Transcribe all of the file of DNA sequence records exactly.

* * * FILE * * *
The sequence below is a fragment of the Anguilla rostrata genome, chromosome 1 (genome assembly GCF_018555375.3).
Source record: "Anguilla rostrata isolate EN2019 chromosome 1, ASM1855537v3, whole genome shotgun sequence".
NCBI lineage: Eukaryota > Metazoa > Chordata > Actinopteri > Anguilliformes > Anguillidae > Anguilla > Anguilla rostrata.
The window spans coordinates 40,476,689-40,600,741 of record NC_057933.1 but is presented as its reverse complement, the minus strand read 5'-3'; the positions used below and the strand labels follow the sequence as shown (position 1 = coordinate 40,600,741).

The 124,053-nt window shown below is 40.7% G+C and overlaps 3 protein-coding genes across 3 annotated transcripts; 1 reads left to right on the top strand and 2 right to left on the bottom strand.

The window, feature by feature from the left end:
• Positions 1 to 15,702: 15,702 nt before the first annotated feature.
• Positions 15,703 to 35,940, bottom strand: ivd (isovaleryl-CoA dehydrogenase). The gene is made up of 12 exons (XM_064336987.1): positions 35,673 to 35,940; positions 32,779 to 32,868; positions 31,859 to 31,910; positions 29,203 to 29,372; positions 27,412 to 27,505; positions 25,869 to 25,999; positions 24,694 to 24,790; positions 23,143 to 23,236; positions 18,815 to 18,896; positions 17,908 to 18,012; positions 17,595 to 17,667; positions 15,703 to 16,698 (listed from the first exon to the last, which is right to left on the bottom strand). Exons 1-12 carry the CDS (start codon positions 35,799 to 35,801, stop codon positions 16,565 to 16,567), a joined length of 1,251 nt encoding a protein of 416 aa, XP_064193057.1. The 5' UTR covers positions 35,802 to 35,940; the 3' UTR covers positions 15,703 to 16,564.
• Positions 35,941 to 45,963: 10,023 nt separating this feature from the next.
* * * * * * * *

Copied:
The sequence below is a fragment of the Anguilla rostrata genome, chromosome 1 (genome assembly GCF_018555375.3).
Source record: "Anguilla rostrata isolate EN2019 chromosome 1, ASM1855537v3, whole genome shotgun sequence".
NCBI lineage: Eukaryota > Metazoa > Chordata > Actinopteri > Anguilliformes > Anguillidae > Anguilla > Anguilla rostrata.
The window spans coordinates 40,476,689-40,600,741 of record NC_057933.1 but is presented as its reverse complement, the minus strand read 5'-3'; the positions used below and the strand labels follow the sequence as shown (position 1 = coordinate 40,600,741).

The 124,053-nt window shown below is 40.7% G+C and overlaps 3 protein-coding genes across 3 annotated transcripts; 1 reads left to right on the top strand and 2 right to left on the bottom strand.

The window, feature by feature from the left end:
• Positions 1 to 15,702: 15,702 nt before the first annotated feature.
• Positions 15,703 to 35,940, bottom strand: ivd (isovaleryl-CoA dehydrogenase). The gene is made up of 12 exons (XM_064336987.1): positions 35,673 to 35,940; positions 32,779 to 32,868; positions 31,859 to 31,910; positions 29,203 to 29,372; positions 27,412 to 27,505; positions 25,869 to 25,999; positions 24,694 to 24,790; positions 23,143 to 23,236; positions 18,815 to 18,896; positions 17,908 to 18,012; positions 17,595 to 17,667; positions 15,703 to 16,698 (listed from the first exon to the last, which is right to left on the bottom strand). Exons 1-12 carry the CDS (start codon positions 35,799 to 35,801, stop codon positions 16,565 to 16,567), a joined length of 1,251 nt encoding a protein of 416 aa, XP_064193057.1. The 5' UTR covers positions 35,802 to 35,940; the 3' UTR covers positions 15,703 to 16,564.
• Positions 35,941 to 45,963: 10,023 nt separating this feature from the next.